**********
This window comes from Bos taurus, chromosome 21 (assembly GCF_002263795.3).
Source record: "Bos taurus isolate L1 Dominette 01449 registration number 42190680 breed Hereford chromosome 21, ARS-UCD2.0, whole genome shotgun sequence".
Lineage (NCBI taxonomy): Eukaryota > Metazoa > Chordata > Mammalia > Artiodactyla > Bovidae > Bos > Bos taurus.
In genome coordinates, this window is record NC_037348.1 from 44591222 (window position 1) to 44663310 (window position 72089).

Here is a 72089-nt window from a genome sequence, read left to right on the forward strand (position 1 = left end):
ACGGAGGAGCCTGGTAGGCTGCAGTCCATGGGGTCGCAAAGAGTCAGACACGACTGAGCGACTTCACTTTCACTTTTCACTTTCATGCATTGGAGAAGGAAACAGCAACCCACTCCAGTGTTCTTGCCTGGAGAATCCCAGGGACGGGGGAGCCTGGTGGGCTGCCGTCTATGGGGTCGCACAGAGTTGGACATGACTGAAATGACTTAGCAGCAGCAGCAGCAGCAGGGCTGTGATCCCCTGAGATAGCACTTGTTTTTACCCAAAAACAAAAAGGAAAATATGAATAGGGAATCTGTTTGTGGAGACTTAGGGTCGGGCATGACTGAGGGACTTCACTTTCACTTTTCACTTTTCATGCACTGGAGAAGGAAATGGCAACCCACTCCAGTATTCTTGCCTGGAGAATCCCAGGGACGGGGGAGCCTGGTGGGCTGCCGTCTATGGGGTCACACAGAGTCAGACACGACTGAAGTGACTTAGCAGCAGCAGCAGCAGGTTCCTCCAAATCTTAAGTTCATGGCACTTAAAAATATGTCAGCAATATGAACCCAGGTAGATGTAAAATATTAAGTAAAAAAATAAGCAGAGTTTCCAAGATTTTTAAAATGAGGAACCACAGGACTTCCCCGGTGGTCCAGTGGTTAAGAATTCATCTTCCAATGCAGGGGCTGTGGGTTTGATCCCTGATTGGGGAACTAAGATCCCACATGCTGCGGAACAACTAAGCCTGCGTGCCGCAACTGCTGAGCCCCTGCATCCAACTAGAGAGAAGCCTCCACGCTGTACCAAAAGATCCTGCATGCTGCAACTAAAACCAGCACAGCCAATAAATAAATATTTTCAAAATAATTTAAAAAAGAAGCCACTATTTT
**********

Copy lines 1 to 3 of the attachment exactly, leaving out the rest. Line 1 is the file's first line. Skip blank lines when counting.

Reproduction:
This window comes from Bos taurus, chromosome 21 (assembly GCF_002263795.3).
Source record: "Bos taurus isolate L1 Dominette 01449 registration number 42190680 breed Hereford chromosome 21, ARS-UCD2.0, whole genome shotgun sequence".
Lineage (NCBI taxonomy): Eukaryota > Metazoa > Chordata > Mammalia > Artiodactyla > Bovidae > Bos > Bos taurus.